Sessions said that if Republicans don't back down, they can build the narrative that Democrats are the ones standing in the way of the funding bill, not Republicans.

"The House has done its duty. It has funded Homeland Security with $40 billion in funding and it just simply says the president can't take money that was authorized, appropriated to enforce law, to undermine law," Sessions said. "If there is any problem with funding Homeland Security, it is a direct result of Democrats' obstruction."

GOP Sen. Orrin Hatch of Utah, who says he has not spent extensive time focused on the DHS funding bill, said that over the years he's learned sometimes it's better to pass clean bills.

"It's a serious thing, but on the other hand if they are loading it up with things that shouldn't be in there, then you have one choice and that is to say, 'Get that stuff off or we are not voting for it,'" Hatch said.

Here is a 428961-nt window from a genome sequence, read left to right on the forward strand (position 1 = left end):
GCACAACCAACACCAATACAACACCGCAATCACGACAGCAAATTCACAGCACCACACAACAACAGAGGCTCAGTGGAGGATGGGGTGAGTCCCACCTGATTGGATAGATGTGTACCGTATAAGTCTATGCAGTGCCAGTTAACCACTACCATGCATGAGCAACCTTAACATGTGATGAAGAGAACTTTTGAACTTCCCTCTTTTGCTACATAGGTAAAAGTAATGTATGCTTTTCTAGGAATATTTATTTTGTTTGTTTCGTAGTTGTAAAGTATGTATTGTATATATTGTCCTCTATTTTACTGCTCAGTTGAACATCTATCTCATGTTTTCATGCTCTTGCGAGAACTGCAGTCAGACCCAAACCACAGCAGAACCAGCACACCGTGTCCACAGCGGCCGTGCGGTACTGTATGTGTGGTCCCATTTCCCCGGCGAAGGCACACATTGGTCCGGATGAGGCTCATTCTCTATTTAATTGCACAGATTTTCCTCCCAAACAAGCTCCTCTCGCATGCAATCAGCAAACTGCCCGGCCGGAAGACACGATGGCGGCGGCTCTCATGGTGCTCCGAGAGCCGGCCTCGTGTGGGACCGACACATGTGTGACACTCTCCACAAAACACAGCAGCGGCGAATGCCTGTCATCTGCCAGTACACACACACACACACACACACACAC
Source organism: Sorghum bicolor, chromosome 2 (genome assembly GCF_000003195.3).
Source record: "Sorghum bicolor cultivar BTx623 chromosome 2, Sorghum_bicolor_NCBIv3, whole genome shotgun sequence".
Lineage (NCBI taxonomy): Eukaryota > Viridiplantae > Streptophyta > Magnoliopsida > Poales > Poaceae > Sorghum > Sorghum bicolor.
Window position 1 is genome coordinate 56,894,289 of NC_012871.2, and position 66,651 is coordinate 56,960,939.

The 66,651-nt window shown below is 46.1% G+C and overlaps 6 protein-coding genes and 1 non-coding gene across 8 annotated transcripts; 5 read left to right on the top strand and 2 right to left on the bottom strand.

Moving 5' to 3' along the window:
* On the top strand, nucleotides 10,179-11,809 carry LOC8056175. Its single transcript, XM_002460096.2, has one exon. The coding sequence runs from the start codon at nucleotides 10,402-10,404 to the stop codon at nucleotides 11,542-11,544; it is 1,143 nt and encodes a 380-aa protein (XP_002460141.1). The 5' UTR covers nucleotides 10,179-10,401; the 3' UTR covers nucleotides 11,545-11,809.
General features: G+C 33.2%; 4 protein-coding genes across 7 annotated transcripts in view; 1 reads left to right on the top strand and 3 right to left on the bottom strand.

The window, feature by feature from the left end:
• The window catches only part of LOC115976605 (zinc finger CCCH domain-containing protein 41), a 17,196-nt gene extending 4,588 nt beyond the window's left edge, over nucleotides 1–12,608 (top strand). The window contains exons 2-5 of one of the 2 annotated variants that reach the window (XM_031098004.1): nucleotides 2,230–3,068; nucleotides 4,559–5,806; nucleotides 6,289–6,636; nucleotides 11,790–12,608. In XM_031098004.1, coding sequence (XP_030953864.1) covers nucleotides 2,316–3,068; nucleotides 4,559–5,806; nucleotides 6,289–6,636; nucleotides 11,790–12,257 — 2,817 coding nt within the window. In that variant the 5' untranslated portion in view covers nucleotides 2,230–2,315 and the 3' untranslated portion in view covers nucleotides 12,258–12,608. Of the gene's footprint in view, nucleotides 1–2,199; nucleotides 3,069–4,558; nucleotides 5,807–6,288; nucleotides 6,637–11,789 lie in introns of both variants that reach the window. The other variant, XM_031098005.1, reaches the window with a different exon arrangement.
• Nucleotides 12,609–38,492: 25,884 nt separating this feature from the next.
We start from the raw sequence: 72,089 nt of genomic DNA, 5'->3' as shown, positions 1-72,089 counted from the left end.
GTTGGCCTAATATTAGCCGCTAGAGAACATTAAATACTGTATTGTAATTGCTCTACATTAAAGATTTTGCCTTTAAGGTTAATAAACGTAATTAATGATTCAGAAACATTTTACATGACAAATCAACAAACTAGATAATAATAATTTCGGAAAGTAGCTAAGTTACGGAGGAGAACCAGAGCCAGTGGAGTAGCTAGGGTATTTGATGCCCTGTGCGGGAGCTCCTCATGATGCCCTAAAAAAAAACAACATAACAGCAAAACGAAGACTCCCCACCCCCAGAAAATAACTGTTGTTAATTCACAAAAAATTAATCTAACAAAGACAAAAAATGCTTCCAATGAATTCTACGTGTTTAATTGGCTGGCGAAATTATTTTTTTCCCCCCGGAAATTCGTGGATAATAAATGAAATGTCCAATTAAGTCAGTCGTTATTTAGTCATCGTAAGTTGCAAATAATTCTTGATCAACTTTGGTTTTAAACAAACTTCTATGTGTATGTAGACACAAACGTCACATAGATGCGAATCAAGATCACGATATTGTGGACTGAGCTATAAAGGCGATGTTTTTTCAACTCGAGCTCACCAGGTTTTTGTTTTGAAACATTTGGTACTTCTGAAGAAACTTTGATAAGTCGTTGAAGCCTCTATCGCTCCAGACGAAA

DHS Secretary Jeh Johnson was spotted in the Capitol meeting with lawmakers and trying to build more support for a no-frills funding bill for his agency.

"I am here to talk to any senators on both sides of the aisle who are willing to listen to me," Johnson said.

With the failure of the bill, Democrats are calling on McConnell to simply remove the contentious immigration language and proceed. They recognize he's got a lot to lose by ignoring the wishes of some in his right flank.